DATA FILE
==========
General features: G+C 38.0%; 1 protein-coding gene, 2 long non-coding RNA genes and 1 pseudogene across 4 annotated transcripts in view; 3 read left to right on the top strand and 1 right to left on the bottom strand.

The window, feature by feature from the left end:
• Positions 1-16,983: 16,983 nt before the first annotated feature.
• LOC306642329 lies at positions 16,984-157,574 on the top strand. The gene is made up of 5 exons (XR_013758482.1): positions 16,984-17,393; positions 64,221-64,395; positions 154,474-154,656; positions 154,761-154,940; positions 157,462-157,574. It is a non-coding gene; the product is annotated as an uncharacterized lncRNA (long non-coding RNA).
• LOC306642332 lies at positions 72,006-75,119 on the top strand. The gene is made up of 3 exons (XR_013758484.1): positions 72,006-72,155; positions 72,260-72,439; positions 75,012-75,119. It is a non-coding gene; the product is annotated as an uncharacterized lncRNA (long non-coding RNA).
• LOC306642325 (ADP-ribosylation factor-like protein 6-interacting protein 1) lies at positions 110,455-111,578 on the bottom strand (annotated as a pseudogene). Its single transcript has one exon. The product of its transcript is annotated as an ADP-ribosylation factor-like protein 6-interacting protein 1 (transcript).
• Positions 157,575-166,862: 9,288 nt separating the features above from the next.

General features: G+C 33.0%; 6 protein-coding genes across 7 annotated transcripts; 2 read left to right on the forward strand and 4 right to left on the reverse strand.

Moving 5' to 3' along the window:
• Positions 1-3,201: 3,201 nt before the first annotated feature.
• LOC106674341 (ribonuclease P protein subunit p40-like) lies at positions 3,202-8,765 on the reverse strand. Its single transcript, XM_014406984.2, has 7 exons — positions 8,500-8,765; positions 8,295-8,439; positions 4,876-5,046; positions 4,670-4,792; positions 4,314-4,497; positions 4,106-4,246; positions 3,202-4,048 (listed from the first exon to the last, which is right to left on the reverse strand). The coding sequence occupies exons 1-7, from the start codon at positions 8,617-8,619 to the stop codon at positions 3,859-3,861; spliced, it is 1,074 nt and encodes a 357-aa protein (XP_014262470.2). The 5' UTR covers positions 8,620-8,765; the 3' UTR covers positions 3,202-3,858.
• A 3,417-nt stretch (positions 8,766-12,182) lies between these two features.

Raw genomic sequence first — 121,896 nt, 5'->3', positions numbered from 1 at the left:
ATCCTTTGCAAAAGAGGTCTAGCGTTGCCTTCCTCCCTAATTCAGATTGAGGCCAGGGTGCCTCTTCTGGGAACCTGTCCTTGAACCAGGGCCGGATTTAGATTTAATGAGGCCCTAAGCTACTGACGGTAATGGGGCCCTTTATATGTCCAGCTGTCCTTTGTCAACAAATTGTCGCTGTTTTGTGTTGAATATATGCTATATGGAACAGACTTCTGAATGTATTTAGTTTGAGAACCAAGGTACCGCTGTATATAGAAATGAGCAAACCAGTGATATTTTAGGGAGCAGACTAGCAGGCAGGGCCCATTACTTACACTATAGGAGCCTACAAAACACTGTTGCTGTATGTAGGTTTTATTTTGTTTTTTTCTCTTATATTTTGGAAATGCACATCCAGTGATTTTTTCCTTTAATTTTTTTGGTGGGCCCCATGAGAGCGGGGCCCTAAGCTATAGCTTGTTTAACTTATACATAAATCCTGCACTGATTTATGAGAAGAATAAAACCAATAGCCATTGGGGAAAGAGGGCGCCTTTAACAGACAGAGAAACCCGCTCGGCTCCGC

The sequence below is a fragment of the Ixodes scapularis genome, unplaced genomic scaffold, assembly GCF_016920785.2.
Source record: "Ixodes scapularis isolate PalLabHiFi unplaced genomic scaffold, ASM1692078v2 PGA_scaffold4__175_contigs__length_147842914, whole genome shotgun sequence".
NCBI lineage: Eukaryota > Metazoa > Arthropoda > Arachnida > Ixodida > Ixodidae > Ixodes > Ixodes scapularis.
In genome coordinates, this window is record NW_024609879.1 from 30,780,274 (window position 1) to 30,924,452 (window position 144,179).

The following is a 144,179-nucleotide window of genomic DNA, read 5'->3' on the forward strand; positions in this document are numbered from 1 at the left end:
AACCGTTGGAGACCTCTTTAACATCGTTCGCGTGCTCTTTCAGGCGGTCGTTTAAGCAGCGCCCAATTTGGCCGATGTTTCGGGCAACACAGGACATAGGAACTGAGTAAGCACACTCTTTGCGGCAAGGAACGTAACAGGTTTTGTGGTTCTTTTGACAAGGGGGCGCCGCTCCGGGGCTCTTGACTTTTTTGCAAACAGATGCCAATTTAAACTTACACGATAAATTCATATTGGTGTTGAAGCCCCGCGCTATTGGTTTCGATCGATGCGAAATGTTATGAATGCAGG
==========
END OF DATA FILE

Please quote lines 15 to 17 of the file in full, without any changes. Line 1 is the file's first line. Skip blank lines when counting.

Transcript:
The sequence below is a fragment of the Ixodes scapularis genome, unplaced genomic scaffold, assembly GCF_016920785.2.
Source record: "Ixodes scapularis isolate PalLabHiFi unplaced genomic scaffold, ASM1692078v2 PGA_scaffold4__175_contigs__length_147842914, whole genome shotgun sequence".
NCBI lineage: Eukaryota > Metazoa > Arthropoda > Arachnida > Ixodida > Ixodidae > Ixodes > Ixodes scapularis.